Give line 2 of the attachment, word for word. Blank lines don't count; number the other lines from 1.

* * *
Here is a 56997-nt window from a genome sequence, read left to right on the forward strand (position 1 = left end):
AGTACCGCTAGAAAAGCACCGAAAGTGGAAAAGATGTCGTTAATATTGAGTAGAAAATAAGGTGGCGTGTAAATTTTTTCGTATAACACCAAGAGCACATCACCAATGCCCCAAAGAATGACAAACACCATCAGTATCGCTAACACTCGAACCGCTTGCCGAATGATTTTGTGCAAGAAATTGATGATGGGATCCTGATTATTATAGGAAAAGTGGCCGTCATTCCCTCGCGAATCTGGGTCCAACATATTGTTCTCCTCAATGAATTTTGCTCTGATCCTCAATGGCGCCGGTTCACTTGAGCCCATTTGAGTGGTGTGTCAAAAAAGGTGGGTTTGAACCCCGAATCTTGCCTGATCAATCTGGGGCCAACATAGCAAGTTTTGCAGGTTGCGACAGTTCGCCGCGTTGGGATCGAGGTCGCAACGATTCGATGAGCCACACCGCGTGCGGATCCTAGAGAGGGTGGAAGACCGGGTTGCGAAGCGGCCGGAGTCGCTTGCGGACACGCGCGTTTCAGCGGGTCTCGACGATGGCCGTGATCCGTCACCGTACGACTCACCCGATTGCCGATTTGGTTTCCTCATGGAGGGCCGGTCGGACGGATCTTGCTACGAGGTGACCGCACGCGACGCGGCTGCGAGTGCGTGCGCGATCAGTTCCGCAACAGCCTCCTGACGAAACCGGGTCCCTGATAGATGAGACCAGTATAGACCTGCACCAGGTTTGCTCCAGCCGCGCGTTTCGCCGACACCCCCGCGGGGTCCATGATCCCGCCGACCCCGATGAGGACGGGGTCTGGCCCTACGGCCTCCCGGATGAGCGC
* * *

AGTACCGCTAGAAAAGCACCGAAAGTGGAAAAGATGTCGTTAATATTGAGTAGAAAATAAGGTGGCGTGTAAATTTTTTCGTATAACACCAAGAGCACATCACCAATGCCCCAAAGAATGACAAACACCATCAGTATCGCTAACACTCGAACCGCTTGCCGAATGATTTTGTGCAAGAAATTGATGATGGGATCCTGATTATTATAGGAAAAGTGGCCGTCATTCCCTCGCGAATCTGGGTCCAACATATTGTTCTCCTCAATGAATTTTGCTCTGATCCTCAATGGCGCCGGTTCACTTGAGCCCATTTGAGTGGTGTGTCAAAAAAGGTGGGTTTGAACCCCGAATCTTGCCTGATCAATCTGGGGCCAACATAGCAAGTTTTGCAGGTTGCGACAGTTCGCCGCGTTGGGATCGAGGTCGCAACGATTCGATGAGCCACACCGCGTGCGGATCCTAGAGAGGGTGGAAGACCGGGTTGCGAAGCGGCCGGAGTCGCTTGCGGACACGCGCGTTTCAGCGGGTCTCGACGATGGCCGTGATCCGTCACCGTACGACTCACCCGATTGCCGATTTGGTTTCCTCATGGAGGGCCGGTCGGACGGATCTTGCTACGAGGTGACCGCACGCGACGCGGCTGCGAGTGCGTGCGCGATCAGTTCCGCAACAGCCTCCTGACGAAACCGGGTCCCTGATAGATGAGACCAGTATAGACCTGCACCAGGTTTGCTCCAGCCGCGCGTTTCGCCGACACCCCCGCGGGGTCCATGATCCCGCCGACCCCGATGAGGACGGGGTCTGGCCCTACGGCCTCCCGGATGAGCGC